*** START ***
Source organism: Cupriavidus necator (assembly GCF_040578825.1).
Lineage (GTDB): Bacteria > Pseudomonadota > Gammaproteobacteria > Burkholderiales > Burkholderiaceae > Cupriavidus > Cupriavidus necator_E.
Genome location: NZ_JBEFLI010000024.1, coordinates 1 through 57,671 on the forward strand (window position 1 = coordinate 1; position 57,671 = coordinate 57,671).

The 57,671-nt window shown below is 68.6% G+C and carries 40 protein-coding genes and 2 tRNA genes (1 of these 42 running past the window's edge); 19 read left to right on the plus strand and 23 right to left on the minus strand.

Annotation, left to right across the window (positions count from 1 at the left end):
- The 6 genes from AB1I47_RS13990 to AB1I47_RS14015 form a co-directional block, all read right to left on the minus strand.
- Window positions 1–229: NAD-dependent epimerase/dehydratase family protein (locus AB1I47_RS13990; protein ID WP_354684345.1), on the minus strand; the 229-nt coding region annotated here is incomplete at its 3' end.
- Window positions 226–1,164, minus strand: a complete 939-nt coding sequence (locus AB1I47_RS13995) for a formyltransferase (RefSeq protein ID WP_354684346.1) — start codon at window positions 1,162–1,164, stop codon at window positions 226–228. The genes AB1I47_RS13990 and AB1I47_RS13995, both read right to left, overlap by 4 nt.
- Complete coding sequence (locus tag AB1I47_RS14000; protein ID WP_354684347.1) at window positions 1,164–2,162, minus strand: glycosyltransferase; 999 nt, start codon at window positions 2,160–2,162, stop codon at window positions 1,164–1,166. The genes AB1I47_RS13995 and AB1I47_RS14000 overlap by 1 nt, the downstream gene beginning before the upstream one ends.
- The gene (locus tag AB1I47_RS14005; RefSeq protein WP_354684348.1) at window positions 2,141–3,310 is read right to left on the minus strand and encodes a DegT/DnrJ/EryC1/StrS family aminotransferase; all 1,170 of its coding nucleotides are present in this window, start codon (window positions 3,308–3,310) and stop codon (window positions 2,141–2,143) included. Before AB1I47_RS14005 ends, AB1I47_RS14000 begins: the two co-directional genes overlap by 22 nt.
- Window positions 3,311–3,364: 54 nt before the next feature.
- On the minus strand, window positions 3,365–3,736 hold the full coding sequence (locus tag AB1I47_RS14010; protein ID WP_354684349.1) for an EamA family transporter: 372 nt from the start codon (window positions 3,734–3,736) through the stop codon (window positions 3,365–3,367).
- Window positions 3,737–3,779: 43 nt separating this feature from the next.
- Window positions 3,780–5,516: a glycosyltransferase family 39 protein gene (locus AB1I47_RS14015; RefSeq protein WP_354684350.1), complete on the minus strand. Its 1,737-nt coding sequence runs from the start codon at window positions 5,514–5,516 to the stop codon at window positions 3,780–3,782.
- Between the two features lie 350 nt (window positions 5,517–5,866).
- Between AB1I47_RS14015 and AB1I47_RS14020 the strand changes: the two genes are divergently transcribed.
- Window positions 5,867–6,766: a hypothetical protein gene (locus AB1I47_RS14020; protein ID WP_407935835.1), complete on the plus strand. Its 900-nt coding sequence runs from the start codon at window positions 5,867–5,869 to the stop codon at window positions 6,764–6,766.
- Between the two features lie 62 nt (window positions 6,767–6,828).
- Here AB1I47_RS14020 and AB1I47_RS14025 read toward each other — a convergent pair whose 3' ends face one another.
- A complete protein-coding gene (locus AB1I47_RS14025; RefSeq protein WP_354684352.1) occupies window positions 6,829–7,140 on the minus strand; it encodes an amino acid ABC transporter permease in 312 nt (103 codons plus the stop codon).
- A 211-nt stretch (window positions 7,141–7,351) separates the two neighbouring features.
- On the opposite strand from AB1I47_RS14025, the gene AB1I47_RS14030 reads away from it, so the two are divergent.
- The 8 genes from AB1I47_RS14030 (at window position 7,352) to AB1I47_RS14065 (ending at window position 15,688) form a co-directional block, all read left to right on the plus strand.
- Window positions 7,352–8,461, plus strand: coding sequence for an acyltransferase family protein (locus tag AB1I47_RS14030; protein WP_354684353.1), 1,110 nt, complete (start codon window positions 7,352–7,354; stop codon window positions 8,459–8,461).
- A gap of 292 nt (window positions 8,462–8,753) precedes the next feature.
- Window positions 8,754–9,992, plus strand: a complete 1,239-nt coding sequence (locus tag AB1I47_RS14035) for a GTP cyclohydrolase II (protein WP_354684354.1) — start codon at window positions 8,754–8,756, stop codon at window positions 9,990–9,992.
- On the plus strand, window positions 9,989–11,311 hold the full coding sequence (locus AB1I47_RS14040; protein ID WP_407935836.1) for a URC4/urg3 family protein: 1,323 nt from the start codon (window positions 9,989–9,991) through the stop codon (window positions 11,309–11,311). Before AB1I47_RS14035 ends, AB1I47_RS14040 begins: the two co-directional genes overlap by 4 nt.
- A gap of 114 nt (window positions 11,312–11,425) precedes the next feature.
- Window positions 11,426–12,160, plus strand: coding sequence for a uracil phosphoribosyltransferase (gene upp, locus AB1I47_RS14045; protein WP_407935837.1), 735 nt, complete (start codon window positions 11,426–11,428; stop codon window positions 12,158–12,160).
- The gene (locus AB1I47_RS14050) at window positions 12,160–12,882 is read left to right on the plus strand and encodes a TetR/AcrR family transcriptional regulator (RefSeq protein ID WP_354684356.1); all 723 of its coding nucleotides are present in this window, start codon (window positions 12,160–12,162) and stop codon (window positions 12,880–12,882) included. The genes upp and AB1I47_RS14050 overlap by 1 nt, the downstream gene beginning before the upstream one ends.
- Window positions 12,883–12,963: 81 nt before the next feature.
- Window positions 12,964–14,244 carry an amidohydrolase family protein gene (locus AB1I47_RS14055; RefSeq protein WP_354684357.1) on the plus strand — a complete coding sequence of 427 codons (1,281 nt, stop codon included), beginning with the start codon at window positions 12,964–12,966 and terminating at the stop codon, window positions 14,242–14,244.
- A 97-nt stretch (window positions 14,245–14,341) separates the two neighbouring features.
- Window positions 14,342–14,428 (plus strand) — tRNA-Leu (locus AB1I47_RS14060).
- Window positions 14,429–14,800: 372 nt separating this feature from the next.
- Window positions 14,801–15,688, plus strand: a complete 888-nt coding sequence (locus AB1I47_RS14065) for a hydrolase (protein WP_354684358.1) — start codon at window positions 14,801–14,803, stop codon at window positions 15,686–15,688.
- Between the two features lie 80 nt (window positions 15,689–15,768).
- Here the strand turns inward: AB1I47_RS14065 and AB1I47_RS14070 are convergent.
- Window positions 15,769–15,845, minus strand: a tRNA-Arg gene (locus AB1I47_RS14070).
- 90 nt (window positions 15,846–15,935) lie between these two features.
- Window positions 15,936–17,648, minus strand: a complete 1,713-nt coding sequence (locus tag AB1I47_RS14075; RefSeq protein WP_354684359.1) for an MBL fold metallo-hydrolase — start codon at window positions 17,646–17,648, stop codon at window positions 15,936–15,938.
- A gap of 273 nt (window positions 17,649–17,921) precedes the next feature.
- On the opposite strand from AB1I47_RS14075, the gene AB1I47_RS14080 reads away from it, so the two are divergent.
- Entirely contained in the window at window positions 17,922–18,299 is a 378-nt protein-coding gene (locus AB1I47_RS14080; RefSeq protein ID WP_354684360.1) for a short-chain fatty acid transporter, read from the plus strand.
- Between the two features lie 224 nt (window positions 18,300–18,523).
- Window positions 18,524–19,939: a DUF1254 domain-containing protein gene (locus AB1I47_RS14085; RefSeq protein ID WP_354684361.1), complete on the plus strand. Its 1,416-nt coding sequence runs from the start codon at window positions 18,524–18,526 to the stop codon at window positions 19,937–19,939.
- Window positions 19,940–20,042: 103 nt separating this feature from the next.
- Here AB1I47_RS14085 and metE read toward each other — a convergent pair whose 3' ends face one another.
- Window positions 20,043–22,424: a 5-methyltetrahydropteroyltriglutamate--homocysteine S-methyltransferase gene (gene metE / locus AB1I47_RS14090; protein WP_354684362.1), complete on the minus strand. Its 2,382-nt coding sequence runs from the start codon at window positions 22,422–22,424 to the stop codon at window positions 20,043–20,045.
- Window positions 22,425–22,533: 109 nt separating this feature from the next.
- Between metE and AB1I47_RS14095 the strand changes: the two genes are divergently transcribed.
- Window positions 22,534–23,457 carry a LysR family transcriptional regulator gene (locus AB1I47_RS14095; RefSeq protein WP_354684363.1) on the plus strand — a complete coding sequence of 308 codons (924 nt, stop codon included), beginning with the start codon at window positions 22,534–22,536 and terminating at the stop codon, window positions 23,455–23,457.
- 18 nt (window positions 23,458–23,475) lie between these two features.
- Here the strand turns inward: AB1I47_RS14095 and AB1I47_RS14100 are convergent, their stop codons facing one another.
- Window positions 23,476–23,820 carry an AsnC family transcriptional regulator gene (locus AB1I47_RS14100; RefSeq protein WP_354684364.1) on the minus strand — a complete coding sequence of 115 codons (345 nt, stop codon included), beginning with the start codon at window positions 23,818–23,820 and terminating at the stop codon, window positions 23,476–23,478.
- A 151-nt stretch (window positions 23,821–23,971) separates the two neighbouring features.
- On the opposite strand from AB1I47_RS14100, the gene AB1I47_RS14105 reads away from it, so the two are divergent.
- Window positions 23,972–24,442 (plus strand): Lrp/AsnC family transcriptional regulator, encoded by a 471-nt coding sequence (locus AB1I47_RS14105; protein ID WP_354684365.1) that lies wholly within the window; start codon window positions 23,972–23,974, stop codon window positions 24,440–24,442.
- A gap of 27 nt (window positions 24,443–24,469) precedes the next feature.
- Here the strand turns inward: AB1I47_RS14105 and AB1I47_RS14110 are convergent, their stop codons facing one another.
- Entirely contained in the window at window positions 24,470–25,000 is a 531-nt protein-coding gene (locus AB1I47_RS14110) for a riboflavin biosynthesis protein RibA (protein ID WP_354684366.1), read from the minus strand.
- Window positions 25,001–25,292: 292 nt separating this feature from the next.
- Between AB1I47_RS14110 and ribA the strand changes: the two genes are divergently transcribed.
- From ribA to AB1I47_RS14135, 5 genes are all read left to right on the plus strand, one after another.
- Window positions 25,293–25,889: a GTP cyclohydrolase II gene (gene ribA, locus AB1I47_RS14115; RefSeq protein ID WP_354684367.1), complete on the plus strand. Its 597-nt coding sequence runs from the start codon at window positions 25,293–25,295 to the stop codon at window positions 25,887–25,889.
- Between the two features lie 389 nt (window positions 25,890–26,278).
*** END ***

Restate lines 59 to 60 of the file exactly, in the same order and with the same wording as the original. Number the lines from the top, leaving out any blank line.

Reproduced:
- A gap of 27 nt (window positions 24,443–24,469) precedes the next feature.
- Here the strand turns inward: AB1I47_RS14105 and AB1I47_RS14110 are convergent, their stop codons facing one another.